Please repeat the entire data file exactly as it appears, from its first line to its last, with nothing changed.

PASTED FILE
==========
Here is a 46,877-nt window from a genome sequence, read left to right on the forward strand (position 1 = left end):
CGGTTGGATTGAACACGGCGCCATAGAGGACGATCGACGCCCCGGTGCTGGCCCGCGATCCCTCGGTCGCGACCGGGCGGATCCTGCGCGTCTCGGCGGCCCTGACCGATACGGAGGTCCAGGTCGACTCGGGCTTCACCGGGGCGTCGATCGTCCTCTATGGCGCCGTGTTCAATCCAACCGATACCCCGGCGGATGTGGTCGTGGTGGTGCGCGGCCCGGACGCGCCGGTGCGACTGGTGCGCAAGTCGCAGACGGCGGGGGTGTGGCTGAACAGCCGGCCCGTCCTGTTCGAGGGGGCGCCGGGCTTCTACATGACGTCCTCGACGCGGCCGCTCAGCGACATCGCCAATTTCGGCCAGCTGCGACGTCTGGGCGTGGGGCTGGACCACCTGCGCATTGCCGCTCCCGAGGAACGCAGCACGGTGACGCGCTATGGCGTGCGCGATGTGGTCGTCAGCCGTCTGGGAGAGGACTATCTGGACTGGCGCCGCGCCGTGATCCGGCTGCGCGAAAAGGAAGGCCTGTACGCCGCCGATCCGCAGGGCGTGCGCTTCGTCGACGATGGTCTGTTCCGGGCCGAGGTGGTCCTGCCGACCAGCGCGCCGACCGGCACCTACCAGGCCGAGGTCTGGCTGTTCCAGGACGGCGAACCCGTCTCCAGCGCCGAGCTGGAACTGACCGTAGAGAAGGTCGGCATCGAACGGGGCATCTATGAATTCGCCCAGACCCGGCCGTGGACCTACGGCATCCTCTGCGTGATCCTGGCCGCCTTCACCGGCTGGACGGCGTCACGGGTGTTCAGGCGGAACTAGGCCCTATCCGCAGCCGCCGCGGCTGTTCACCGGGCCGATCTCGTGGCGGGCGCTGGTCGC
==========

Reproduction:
Here is a 46,877-nt window from a genome sequence, read left to right on the forward strand (position 1 = left end):
CGGTTGGATTGAACACGGCGCCATAGAGGACGATCGACGCCCCGGTGCTGGCCCGCGATCCCTCGGTCGCGACCGGGCGGATCCTGCGCGTCTCGGCGGCCCTGACCGATACGGAGGTCCAGGTCGACTCGGGCTTCACCGGGGCGTCGATCGTCCTCTATGGCGCCGTGTTCAATCCAACCGATACCCCGGCGGATGTGGTCGTGGTGGTGCGCGGCCCGGACGCGCCGGTGCGACTGGTGCGCAAGTCGCAGACGGCGGGGGTGTGGCTGAACAGCCGGCCCGTCCTGTTCGAGGGGGCGCCGGGCTTCTACATGACGTCCTCGACGCGGCCGCTCAGCGACATCGCCAATTTCGGCCAGCTGCGACGTCTGGGCGTGGGGCTGGACCACCTGCGCATTGCCGCTCCCGAGGAACGCAGCACGGTGACGCGCTATGGCGTGCGCGATGTGGTCGTCAGCCGTCTGGGAGAGGACTATCTGGACTGGCGCCGCGCCGTGATCCGGCTGCGCGAAAAGGAAGGCCTGTACGCCGCCGATCCGCAGGGCGTGCGCTTCGTCGACGATGGTCTGTTCCGGGCCGAGGTGGTCCTGCCGACCAGCGCGCCGACCGGCACCTACCAGGCCGAGGTCTGGCTGTTCCAGGACGGCGAACCCGTCTCCAGCGCCGAGCTGGAACTGACCGTAGAGAAGGTCGGCATCGAACGGGGCATCTATGAATTCGCCCAGACCCGGCCGTGGACCTACGGCATCCTCTGCGTGATCCTGGCCGCCTTCACCGGCTGGACGGCGTCACGGGTGTTCAGGCGGAACTAGGCCCTATCCGCAGCCGCCGCGGCTGTTCACCGGGCCGATCTCGTGGCGGGCGCTGGTCGC